The Medicaid asset (countable resources) limit is $2,000 for a single applicant. For a couple when both spouses are applying, the limit is $3,000. According to the asset rules, countable resources do not include the home, a car, and some other personal effects, such as wedding rings and home furnishings. Please note, the home is not counted provided that 1) a homeowner resides in the home, and 2) the value of the owner’s home equity is not greater than $688,000.

Unlike with income, the rules for married couples with a single applicant are different. Non-applicant spouses are allowed to claim half of the couple’s joint assets, up to $487,620, as their own. This is known as the Community Spouse Resource Allowance. Applicant spouses are still allowed to retain up to $2,000 in assets.

Over the Financial Limits?

If a candidate is over the income and / or asset limits, it is still possible to qualify for the Aged and Disabled Waiver. There are two alternative pathways to eligibility.

West Virginia offers a Medically Needy program in which an applicant’s income and medical expenses are analyzed. If it is found that their monthly, recurring medical costs require the vast majority of their income, they can qualify as “medically needy.” As of 2023, the medically needy income is $200 a month for individuals and $275 for couples.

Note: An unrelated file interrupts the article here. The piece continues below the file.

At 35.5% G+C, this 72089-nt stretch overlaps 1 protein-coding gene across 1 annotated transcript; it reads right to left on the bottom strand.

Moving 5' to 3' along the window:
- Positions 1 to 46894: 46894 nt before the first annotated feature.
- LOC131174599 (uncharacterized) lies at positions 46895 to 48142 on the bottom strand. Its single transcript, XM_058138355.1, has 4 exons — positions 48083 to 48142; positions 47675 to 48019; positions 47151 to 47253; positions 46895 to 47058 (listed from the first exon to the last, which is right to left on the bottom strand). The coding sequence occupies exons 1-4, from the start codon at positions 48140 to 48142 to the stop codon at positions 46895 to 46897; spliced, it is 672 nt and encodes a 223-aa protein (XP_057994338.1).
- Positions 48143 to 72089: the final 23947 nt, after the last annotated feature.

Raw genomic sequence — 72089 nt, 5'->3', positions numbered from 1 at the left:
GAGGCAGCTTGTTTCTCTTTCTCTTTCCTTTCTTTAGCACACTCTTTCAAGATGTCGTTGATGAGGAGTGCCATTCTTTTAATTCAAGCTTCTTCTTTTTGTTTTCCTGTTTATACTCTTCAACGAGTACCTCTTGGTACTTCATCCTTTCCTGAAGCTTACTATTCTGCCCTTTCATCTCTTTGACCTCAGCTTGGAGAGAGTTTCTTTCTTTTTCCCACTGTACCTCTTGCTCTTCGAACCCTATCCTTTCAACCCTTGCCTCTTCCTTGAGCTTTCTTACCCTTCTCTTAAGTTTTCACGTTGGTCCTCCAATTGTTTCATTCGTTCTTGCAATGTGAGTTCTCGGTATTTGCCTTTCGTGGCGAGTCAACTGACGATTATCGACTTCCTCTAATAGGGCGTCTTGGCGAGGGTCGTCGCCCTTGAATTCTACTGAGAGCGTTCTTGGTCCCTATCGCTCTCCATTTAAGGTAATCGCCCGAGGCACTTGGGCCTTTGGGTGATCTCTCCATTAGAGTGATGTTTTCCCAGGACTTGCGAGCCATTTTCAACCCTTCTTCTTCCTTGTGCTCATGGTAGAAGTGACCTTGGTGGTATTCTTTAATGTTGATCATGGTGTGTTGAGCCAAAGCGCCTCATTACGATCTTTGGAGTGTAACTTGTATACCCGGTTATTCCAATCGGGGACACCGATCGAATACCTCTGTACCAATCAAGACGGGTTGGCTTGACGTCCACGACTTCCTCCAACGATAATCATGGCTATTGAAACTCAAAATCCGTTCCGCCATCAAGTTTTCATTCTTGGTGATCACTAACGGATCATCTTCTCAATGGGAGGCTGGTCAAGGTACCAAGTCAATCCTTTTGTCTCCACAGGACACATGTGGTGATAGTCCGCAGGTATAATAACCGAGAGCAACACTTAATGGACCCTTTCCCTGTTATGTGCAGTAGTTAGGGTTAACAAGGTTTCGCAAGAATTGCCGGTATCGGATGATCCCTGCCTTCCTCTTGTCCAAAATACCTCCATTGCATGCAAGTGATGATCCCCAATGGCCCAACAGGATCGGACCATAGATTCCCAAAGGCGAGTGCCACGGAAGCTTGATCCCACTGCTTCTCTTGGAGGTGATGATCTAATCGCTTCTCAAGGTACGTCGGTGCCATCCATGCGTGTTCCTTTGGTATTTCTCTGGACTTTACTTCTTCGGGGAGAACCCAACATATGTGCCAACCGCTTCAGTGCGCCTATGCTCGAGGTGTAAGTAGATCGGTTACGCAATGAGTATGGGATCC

For families who still cannot afford their cost of care, a West Virginia Medicaid planner may be able to help. They will advise applicants on how to qualify by re-adjusting their financial holdings so that they become Medicaid-complaint. This involves the conversion of countable assets into exempt assets and the portioning off of excess income into Medicaid compliant trusts. Read more about this option.

Benefits and Services

Waiver participants are given a medical review called the Medical Necessity Evaluation Request to determine their care requirements at the onset of their enrollment. In addition, participants will be medically reviewed periodically thereafter to validate that their needs are continuing to be met. Participants can receive:

  • Case Management Services / Pre-transition Case Management
  • Personal Attendant Services, such as assistance with Activities of Daily Living and homemaker services (light housecleaning, laundry, clean-up after meals, etc.)
  • Skilled Nursing 
  • Non-Medical Transportation
  • Community Transition Services (from an institutional setting, such as a nursing home, back into the community) 

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How to Apply / Learn More

The Aged and Disabled Medicaid Waiver is available to residents statewide. However, enrollment caps exist, and this waiver has a cap of approximately 6,400 slots. At the time of this writing, a small waiting list exists. In Medicaid language, the wait list is called the Managed Enrollment List (MEL).

To learn more or apply, visit the West Virginia Bureau of Senior Services website or call 304-558-3317 or toll-free at 877-987-3646. Please make note that the first step in the application process is to have one’s physician complete a Medical Necessity Evaluation Request (MNER) form. 

The complete policy manual for this program is available for download here.